March 13, 1918 – Port Arthur:
There was increasing pressure due to food shortages, the City of Port Arthur wrote to Ontario Premier Hearst to urge the government to declare one half day a week as a half holiday “so that maximum effort can be made in increasing production.” This half-holiday would be Province-wide and cover all commercial, industrial and professional sectors.

Little Casino

March 18, 1918 – Port Arthur:
Port Arthur City Council met with the Garden Club, Board of Trade, Parks Board, Local Food Control Committee, the Farmer’s Club, and the Rotarians regarding food control. They were discussing a scheme that would be led by the Thunder Bay Production and Conservation Association, a Rotarian idea created as an entity whose sole purpose was to promote production and conservation in the Lakehead. They write the Mr. Keefer in the Department of Agriculture about the scheme.
You can read more about the TBPCA in the essay, Victory in the Kitchen.

March 25, 1918 – Port Arthur:
Port Arthur City Council receives a letter back from Mr. Keefer regarding the food production and conservation scheme of the Thunder Bay Production and Conservation Association and refers it to the Market Committee.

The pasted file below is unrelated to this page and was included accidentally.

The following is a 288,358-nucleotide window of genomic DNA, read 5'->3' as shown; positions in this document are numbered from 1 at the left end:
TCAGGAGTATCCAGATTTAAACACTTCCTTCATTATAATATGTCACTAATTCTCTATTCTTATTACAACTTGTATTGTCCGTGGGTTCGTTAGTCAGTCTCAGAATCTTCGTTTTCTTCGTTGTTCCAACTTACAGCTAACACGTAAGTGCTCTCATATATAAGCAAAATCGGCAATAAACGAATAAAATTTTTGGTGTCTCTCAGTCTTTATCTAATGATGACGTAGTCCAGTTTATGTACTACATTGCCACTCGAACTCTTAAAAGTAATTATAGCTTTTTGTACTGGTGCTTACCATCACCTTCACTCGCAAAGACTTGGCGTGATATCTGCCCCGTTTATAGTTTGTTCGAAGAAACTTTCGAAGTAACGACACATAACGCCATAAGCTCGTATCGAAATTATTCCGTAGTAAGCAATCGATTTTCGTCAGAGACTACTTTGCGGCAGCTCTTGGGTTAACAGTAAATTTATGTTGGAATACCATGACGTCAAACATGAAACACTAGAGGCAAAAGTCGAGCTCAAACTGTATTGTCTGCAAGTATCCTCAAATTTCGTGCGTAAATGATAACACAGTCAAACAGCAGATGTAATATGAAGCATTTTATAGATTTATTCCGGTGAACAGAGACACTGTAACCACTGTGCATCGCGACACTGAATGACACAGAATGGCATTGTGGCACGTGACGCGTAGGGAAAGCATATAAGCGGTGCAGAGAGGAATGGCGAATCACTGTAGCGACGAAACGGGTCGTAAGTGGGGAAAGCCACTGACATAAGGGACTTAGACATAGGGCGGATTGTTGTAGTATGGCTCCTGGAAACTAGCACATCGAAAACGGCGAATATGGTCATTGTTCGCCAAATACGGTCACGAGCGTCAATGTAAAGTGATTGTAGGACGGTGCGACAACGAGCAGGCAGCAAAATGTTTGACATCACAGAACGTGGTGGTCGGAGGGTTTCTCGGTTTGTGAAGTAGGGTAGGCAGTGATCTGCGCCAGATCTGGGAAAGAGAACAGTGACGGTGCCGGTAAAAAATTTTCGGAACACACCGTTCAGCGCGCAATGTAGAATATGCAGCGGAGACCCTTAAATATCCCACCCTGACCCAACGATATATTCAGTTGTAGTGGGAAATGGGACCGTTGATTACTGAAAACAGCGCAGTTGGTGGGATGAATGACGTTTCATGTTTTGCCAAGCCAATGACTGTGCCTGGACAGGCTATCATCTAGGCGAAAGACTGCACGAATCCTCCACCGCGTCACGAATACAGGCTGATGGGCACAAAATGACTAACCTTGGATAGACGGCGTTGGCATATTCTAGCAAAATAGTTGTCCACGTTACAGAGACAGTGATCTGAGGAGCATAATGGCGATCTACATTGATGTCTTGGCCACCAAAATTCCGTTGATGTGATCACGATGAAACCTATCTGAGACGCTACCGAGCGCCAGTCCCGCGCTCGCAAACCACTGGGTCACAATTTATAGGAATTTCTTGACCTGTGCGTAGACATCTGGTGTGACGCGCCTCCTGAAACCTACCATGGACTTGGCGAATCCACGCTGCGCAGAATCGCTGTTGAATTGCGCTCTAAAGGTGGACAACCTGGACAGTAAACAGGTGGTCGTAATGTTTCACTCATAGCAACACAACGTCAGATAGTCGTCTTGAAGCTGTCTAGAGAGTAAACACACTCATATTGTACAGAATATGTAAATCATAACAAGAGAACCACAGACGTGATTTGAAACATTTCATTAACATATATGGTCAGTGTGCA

March 25, 1918 – Port Arthur:
Things are progressing with the joint discussions about the Soldier Settlement Scheme, as funds are approved by the Finance Committee to send the Mayor and the President of the Board of Trade to Toronto to further discuss the scheme. They also approve that, out of one mill rate, the Patriotic fund should be given $14,000, the Red Cross $2,000, and the Canadian Club $1,000.

March 25, 1918 – Port Arthur:
The Port Arthur City Solicitor is instructed to formulate a by-law reflecting Bill 141 “An Act respecting the Cultivation of Vacant Land.”

March 26, 1918 – Fort William:
Fort William City Council received a letter from the Trades and Labor Council regarding the administration of the Patriotic Fund.

March 26, 1918 – Fort William:
Fort William City Council endorses the Board of Trade in sending a memo to the Government regarding military protection at the Dog Lake Dam.

March 26, 1918 – Fort William:
Canadian Car and Foundry started production on the Minesweepers in May 1918. Here, in preparation for that production, they ask the City for permission to build a temporary railway track across the street railway tracks at Montreal Street in order to access the waterfront. Fort William City Council pledges its support of the construction and operation of the temporary track.

Royal Flying Corps